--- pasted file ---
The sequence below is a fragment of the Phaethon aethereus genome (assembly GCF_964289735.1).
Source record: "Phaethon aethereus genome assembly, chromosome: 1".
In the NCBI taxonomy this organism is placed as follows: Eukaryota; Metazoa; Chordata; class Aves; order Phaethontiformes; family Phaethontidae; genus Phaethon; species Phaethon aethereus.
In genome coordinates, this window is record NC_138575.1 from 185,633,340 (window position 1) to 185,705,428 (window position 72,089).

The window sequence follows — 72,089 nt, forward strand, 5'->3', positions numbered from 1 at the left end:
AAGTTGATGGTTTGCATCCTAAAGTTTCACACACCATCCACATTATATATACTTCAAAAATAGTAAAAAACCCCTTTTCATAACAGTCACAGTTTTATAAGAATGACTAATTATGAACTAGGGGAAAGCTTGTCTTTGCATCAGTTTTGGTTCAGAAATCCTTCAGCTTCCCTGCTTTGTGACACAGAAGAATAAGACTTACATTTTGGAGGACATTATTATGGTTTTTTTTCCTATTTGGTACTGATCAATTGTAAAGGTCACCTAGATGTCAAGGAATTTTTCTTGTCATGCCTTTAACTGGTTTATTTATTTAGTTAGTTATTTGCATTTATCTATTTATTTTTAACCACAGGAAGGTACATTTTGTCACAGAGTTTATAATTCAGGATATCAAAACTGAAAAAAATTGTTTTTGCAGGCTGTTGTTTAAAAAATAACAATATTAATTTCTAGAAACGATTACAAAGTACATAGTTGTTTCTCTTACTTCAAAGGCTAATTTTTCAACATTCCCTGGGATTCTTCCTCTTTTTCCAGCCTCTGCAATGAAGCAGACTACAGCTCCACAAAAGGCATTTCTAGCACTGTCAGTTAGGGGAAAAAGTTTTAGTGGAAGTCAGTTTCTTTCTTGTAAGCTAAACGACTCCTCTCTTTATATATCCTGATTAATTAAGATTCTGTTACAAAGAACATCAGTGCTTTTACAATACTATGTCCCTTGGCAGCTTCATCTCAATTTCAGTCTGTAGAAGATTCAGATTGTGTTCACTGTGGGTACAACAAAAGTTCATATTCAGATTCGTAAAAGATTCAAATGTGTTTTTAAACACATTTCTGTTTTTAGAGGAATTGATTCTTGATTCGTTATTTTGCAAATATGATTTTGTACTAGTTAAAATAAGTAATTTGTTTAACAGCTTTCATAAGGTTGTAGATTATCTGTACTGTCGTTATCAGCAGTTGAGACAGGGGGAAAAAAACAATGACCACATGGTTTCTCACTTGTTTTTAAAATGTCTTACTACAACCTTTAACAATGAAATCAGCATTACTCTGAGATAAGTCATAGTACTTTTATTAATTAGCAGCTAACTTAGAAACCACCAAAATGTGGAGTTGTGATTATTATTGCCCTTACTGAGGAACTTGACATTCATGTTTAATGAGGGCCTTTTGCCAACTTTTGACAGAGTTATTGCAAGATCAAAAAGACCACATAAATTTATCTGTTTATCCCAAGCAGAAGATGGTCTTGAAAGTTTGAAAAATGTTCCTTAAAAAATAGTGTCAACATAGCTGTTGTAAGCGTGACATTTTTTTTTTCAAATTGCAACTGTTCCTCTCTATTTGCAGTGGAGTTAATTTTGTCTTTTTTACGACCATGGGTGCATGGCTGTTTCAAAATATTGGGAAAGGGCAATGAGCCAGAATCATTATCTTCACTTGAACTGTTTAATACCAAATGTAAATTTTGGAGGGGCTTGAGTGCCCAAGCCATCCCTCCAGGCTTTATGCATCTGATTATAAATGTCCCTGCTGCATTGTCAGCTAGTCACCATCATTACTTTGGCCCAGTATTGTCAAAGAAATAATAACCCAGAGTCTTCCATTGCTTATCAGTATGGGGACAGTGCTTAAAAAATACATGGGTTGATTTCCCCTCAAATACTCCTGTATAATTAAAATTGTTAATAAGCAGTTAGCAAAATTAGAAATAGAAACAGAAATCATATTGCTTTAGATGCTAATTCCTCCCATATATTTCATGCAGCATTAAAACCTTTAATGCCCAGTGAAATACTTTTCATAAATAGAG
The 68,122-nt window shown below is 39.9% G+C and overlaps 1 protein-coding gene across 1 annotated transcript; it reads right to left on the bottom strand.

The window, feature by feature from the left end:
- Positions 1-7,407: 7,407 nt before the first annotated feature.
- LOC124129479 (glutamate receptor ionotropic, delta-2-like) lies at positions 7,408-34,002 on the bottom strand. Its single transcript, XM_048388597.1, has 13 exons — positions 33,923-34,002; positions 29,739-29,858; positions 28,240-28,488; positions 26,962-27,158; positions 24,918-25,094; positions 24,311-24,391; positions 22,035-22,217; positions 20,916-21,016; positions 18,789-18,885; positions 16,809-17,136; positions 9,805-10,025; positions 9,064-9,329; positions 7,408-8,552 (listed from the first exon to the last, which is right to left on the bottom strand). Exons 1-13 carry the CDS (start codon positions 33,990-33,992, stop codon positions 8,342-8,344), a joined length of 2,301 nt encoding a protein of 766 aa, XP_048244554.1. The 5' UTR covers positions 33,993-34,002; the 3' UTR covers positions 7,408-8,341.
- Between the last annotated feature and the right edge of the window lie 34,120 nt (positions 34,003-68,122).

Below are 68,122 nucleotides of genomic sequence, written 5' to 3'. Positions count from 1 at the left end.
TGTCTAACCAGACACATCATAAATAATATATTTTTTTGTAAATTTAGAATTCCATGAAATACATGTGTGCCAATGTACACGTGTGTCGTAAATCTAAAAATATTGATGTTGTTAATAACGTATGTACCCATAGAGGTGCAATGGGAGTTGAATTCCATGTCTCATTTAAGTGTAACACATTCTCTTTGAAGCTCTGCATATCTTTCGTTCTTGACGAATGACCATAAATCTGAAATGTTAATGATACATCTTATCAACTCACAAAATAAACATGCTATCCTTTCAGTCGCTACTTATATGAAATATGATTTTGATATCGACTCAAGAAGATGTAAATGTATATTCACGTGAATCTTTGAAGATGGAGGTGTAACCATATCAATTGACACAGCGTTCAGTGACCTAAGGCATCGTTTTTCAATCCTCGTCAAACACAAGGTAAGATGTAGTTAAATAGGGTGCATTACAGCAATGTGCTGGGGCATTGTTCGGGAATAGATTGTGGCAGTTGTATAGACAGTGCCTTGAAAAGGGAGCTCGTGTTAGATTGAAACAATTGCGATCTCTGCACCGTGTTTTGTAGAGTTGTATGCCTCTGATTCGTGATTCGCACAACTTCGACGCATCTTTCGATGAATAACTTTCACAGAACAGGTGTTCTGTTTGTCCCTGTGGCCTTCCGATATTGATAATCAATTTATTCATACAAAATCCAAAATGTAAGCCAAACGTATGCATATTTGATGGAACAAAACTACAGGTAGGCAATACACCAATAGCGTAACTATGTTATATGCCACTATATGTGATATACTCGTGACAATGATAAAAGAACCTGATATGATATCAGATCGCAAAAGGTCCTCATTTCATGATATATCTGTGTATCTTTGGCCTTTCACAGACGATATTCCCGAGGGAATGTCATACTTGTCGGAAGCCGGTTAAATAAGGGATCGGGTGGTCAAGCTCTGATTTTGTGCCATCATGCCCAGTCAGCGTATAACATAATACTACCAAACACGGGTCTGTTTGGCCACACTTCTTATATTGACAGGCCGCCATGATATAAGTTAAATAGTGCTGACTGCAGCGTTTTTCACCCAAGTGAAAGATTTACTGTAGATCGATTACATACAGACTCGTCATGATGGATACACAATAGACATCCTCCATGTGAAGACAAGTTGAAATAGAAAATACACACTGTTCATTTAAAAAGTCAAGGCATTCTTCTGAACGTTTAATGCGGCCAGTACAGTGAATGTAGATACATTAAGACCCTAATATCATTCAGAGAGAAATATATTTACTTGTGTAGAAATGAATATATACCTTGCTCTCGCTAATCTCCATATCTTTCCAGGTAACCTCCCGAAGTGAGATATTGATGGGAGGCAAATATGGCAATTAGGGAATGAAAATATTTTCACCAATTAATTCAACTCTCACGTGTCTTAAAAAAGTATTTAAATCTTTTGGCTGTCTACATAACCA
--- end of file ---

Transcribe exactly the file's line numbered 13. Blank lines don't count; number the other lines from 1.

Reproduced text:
TGTCTAACCAGACACATCATAAATAATATATTTTTTTGTAAATTTAGAATTCCATGAAATACATGTGTGCCAATGTACACGTGTGTCGTAAATCTAAAAATATTGATGTTGTTAATAACGTATGTACCCATAGAGGTGCAATGGGAGTTGAATTCCATGTCTCATTTAAGTGTAACACATTCTCTTTGAAGCTCTGCATATCTTTCGTTCTTGACGAATGACCATAAATCTGAAATGTTAATGATACATCTTATCAACTCACAAAATAAACATGCTATCCTTTCAGTCGCTACTTATATGAAATATGATTTTGATATCGACTCAAGAAGATGTAAATGTATATTCACGTGAATCTTTGAAGATGGAGGTGTAACCATATCAATTGACACAGCGTTCAGTGACCTAAGGCATCGTTTTTCAATCCTCGTCAAACACAAGGTAAGATGTAGTTAAATAGGGTGCATTACAGCAATGTGCTGGGGCATTGTTCGGGAATAGATTGTGGCAGTTGTATAGACAGTGCCTTGAAAAGGGAGCTCGTGTTAGATTGAAACAATTGCGATCTCTGCACCGTGTTTTGTAGAGTTGTATGCCTCTGATTCGTGATTCGCACAACTTCGACGCATCTTTCGATGAATAACTTTCACAGAACAGGTGTTCTGTTTGTCCCTGTGGCCTTCCGATATTGATAATCAATTTATTCATACAAAATCCAAAATGTAAGCCAAACGTATGCATATTTGATGGAACAAAACTACAGGTAGGCAATACACCAATAGCGTAACTATGTTATATGCCACTATATGTGATATACTCGTGACAATGATAAAAGAACCTGATATGATATCAGATCGCAAAAGGTCCTCATTTCATGATATATCTGTGTATCTTTGGCCTTTCACAGACGATATTCCCGAGGGAATGTCATACTTGTCGGAAGCCGGTTAAATAAGGGATCGGGTGGTCAAGCTCTGATTTTGTGCCATCATGCCCAGTCAGCGTATAACATAATACTACCAAACACGGGTCTGTTTGGCCACACTTCTTATATTGACAGGCCGCCATGATATAAGTTAAATAGTGCTGACTGCAGCGTTTTTCACCCAAGTGAAAGATTTACTGTAGATCGATTACATACAGACTCGTCATGATGGATACACAATAGACATCCTCCATGTGAAGACAAGTTGAAATAGAAAATACACACTGTTCATTTAAAAAGTCAAGGCATTCTTCTGAACGTTTAATGCGGCCAGTACAGTGAATGTAGATACATTAAGACCCTAATATCATTCAGAGAGAAATATATTTACTTGTGTAGAAATGAATATATACCTTGCTCTCGCTAATCTCCATATCTTTCCAGGTAACCTCCCGAAGTGAGATATTGATGGGAGGCAAATATGGCAATTAGGGAATGAAAATATTTTCACCAATTAATTCAACTCTCACGTGTCTTAAAAAAGTATTTAAATCTTTTGGCTGTCTACATAACCA